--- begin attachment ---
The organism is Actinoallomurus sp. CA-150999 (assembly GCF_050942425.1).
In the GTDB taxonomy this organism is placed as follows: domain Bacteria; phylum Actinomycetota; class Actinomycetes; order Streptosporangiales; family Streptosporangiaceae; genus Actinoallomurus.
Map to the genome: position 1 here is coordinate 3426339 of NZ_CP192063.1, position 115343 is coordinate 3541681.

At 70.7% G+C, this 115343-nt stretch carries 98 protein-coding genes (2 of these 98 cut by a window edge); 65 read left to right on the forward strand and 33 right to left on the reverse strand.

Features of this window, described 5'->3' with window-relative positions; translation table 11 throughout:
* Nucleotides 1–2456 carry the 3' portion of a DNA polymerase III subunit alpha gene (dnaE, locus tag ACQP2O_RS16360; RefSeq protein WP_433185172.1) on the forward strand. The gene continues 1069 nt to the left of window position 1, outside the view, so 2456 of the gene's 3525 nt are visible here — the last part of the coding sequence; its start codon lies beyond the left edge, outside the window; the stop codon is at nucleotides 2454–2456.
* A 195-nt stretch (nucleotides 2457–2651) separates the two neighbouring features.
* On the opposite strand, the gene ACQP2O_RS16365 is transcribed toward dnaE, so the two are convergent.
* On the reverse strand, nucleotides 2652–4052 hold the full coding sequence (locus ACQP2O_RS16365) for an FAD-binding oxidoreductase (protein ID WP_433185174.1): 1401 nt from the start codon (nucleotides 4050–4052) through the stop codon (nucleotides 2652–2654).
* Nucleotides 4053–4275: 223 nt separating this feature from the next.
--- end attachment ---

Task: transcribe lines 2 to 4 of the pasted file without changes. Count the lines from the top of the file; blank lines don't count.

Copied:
In the GTDB taxonomy this organism is placed as follows: domain Bacteria; phylum Actinomycetota; class Actinomycetes; order Streptosporangiales; family Streptosporangiaceae; genus Actinoallomurus.
Map to the genome: position 1 here is coordinate 3426339 of NZ_CP192063.1, position 115343 is coordinate 3541681.

At 70.7% G+C, this 115343-nt stretch carries 98 protein-coding genes (2 of these 98 cut by a window edge); 65 read left to right on the forward strand and 33 right to left on the reverse strand.